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Ada Osakwe becomes first African to give a speech at the convocation ceremony of Kellogg School of Management

Ada Osakwe has become the first African to give a speech at the Kellogg School of Management, Northwestern University. The event took place on Friday, 19th June, 2020. The topic of her speech was titled ‘Finding your voice in extraordinary times’. She is also the fourth black woman to do so, following in the footsteps of outstanding Black-Americans that include Edith Cooper (Kellogg ’86), Global Head of Human Capital at Goldman Sachs in 2017, Roslyn Brock, Chairman Emeritus of the NAACP in 2012 and media titan Oprah Winfrey, in 2011.

She felt incredibly honoured that not even up to a decade after graduating from Kellogg where she earned her MBA, she was invited to address the class of 2020.

“As a young woman who has worked hard to promote Africa in all I do, this meant a lot to me. I was sad when due to COVID 19, I was unable to join them in person. But by God’s grace, we will do so next year”.  Ada said.

With a critical phase of their lives upended by the ongoing global health pandemic, the class of 2020 completed the last few months of their MBA degree program virtually, instead of on campus in the classroom, and they will receive their diplomas in the mail or on their phones. Recognizing the need to offer extra inspiration at this extraordinary moment in history, in her commencement speech, Osakwe praised them for their bravery, resilience and courage.

Ada is the Founder of Agrolay Ventures, an investment firm focusing on early-stage innovative food companies in Africa. Since 2015, the firm has built a portfolio of 10 high-growth investments in food and technology, including The Nuli Juice Company (‘Nuli’), Nigeria’s fastest-growing farm-to-table beverage producer and fast-casual restaurant chain that utilizes locally-grown vegetables and fruits.

Ada Osakwe

After her time in New York, she went into public service, joining the Nigerian Minister of Agriculture as his Senior Investment Advisor. This high-level role gave her unparalleled exposure at the highest levels. After four years, she gave up all the power and influence that came with her position, deciding to become an entrepreneur instead.

Osakwe revealed that those she called her friends disappeared overnight, her phone wasn’t ringing anymore. She says it was a difficult time as she felt she had to prove her professional capabilities to people all over again and rebuild her entire private-sector career from scratch. “Thinking back, it was just what was needed to motivate me to make sure my start-up, Nuli, became the fastest-growing beverage brand and fast-casual restaurant chain in Nigeria.” She said.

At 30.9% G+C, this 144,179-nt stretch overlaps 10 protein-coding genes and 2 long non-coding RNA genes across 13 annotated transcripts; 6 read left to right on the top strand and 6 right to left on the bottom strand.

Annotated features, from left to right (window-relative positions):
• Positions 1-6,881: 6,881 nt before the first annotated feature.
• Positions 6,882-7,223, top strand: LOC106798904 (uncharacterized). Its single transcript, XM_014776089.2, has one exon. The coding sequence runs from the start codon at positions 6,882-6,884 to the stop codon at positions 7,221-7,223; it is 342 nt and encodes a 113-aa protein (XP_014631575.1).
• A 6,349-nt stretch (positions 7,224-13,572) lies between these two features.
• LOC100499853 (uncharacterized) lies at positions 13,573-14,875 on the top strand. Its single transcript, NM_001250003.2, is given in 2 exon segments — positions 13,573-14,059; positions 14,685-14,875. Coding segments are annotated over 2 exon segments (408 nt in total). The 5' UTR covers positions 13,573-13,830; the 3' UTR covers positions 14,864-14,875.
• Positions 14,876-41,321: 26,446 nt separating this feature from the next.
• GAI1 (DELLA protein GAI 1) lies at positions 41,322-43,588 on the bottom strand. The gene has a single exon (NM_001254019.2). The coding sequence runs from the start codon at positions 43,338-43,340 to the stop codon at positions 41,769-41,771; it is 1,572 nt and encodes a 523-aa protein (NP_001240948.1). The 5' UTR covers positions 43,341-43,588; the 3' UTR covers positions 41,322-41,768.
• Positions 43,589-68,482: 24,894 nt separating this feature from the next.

For Ada, it’s important to believe in yourself to make it through challenging times:  “So in your quest to thrive, there will be curve-balls thrown your way and you’ll have to take risks, it’s a given. But you’ve just got to trust your journey,” she advised the graduating students

Furthermore, she emphasized on the importance of finding their voices saying “…globally, we are at a tipping point, as we see various forms of injustice being revealed. And so now, more than ever, the world needs brave leaders like you, and me, and all other Kellogg grads around the world, to provide solutions to the existential problems being faced by humanity.”  Adding that “It so important to find your voice and help others find theirs too, during these extraordinary times.”.

This message was important to Osakwe as she has recently been very outspoken about the Nigerian Government’s insufficient response to support small business owners in Nigeria through the difficult COVID 19 pandemic. “Small businesses like mine, a group that makes up over 80 percent of the labour force of my country, have been left alone to navigate these shaky waters”, Osakwe complained.

Ada has an MBA from the Kellogg School of Management, Northwestern University, MSc in Economics and Finance from University of Warwick, U.K. and BSc in Economics (First Class Honours) from the University of Hull, U.K.

She is Chair of the Small Business Networking Nigeria (SBNN), a new organisation founded by small business owners to represent their collective voices and interests on issues around policy and business environment.

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